Beautiful Losers (15)

Directed by Aaron Rose and Joshua Leonard
Screened at FACT on 15th March 2011

Reviewed by Laura Naylor

This documentary film, originally released in March 2008, focuses on the lives of a group of artists from their humble beginnings in the street and underground scenes in America to their emergence as respected artists in their own right. Originally seen as ‘outcasts’ of society, these people reflect on how they made their impact on the art world with little or no formal training.

I was originally very excited to see this film; I’ve often questioned what the definition of art is and who is responsible for this decision. Is it the artists themselves (Duchamp’s fountain anyone)? Does it have to be shown in a gallery (kudos to Banksy)? The story of how a group of people from the underground scene managed to challenge preconceived ideas within the art world and make such an impact is inspirational, it seemed to have a sort of ‘Everyman’ quality to it, the idea that great artists can come from anywhere and we shouldn’t be dictated to as to what makes great art.

Regrettably as the film progressed I became disappointed. Many of the artists came across as somewhat jaded and disaffected by what they’d achieved and I myself became bored as everyone seemed to stress the point of how they were turned out from society, had no place else to go and were considered ‘Freaks’. It seemed nothing more than pretentious angst and I was really hoping they’d have something new to say besides the whole “Boohoo daddy didn’t love me” premise.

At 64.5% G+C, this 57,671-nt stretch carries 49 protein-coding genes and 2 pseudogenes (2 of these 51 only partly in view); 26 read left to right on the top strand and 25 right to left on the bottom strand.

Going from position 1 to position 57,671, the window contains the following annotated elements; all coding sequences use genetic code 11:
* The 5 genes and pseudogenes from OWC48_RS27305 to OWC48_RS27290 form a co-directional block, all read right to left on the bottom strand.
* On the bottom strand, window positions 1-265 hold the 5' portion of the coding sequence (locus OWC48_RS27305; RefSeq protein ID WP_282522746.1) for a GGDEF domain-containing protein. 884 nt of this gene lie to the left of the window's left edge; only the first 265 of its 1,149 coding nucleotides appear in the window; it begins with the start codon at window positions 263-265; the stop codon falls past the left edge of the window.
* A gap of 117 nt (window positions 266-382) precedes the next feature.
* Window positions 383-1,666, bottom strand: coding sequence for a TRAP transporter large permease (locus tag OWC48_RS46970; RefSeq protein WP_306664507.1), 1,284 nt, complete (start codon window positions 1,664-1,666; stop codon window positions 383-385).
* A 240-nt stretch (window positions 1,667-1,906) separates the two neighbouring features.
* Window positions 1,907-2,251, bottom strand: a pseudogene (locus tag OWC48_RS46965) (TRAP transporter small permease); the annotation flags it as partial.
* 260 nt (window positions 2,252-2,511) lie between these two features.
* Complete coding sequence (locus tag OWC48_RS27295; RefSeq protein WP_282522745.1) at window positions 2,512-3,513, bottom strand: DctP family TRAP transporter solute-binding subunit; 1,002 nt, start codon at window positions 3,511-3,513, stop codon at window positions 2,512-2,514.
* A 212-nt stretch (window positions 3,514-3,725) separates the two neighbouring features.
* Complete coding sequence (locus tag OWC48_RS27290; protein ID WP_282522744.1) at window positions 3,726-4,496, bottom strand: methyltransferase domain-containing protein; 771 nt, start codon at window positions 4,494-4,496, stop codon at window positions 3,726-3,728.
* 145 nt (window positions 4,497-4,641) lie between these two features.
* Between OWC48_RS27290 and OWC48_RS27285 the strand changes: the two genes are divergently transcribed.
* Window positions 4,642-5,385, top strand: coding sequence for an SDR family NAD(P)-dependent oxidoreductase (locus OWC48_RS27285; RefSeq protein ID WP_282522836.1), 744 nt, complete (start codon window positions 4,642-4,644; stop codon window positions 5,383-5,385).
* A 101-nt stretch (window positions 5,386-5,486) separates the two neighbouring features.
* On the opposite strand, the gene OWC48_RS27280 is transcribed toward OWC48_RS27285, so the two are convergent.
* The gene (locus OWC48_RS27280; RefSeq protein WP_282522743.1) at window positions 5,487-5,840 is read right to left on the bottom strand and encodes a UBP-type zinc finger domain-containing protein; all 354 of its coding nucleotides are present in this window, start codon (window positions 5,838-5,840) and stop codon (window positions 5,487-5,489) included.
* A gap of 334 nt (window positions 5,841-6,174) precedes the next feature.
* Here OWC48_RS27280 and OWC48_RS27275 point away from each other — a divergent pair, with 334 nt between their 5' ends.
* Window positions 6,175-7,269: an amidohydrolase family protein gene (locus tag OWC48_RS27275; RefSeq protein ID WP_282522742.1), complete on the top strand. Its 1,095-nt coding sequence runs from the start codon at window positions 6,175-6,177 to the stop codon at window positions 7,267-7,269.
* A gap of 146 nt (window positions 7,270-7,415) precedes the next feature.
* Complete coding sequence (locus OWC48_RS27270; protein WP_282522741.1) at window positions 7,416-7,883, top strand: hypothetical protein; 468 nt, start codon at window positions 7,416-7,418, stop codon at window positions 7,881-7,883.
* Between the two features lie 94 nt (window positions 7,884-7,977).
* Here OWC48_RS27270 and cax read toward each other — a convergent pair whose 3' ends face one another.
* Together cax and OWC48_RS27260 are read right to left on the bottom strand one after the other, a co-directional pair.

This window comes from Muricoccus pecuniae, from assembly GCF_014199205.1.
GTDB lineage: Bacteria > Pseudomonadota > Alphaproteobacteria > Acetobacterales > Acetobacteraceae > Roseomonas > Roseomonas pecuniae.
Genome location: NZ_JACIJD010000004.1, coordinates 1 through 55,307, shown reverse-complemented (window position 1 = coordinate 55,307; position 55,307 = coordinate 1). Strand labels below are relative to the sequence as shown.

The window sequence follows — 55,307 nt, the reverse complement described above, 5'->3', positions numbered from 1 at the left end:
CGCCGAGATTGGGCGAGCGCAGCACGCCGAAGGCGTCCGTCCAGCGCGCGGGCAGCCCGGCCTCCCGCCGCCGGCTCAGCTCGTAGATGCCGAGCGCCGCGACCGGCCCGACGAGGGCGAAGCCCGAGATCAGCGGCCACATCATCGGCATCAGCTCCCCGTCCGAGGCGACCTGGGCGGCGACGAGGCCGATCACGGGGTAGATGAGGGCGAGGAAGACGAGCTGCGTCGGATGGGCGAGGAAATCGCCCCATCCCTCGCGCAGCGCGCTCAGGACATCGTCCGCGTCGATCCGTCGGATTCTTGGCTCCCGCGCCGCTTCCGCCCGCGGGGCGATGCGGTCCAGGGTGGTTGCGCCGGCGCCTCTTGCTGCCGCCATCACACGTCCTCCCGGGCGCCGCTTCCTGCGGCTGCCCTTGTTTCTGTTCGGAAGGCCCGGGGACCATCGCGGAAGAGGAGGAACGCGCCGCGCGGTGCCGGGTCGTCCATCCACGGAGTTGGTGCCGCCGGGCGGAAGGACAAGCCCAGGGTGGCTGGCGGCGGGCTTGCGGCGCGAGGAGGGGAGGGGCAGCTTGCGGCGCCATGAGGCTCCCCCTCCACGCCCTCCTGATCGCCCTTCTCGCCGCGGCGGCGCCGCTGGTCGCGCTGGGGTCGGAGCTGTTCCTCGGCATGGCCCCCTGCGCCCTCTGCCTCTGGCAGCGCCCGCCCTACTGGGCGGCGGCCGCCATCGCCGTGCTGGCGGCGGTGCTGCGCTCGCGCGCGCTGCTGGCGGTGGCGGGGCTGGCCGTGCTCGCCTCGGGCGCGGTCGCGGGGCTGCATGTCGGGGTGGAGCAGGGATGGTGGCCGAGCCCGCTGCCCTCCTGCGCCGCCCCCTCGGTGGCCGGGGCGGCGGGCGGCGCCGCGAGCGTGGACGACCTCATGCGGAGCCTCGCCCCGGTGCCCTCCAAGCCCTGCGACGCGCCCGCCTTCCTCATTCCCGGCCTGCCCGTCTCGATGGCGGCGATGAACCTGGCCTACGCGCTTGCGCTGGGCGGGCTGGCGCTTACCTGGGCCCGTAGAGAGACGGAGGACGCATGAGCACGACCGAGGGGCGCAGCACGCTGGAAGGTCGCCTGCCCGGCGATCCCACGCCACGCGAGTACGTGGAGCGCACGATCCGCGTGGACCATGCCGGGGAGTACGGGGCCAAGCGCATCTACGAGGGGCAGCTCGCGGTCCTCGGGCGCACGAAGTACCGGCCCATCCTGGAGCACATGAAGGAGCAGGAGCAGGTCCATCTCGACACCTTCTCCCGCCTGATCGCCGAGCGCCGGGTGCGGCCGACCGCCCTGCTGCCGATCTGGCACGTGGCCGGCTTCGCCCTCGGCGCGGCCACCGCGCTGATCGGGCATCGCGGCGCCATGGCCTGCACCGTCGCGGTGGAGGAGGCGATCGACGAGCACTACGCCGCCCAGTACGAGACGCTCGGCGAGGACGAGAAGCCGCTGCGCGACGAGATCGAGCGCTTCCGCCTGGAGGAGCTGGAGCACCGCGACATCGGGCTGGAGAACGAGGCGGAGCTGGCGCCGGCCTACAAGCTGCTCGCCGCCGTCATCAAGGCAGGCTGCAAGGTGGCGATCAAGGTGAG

There is one moment in this film, in particular, where a young man is telling a story from his past in a children’s play area. We learn how one of his friends got into trouble with a local drug dealer and his head was discovered in the very spot where there are children playing, as if this wasn’t horrific enough he then tells the children who are playing nearby this story. It wasn’t until the credits that I realised that this was the man who co wrote Kids (1995), at least it explained his dark disposition.

Although the artists still collaborate on exhibitions together they each have independent careers. Some stay true to their roots and their love of what they do naturally shines through, however, some have fallen foul of commercialism and sold out to become graphic designers and advertisers. I wouldn’t really have a problem with this except the impression I got from the beginning of the film is that these artists were taking a stand against ‘the man’ and now it would appear that a few are working for him.

As with anything that starts out as a bold statement on culture and society, the message eventually gets sucked up and twisted beyond recognition. These artists managed to create their own ‘Factory’, a space in which they could explore their artistic interests – be it graffiti, sculpture or film making – and surrounded by like minded people they produced a lawless art that challenged elitism. Unfortunately, what starts out as underground doesn’t usually stay there; we see this now with the emergence of graffiti ‘classes’, street art, along with the artists, are being taken off the street and engulfed by the elitist’s art world.

Printer friendly page

Sorry Comments Closed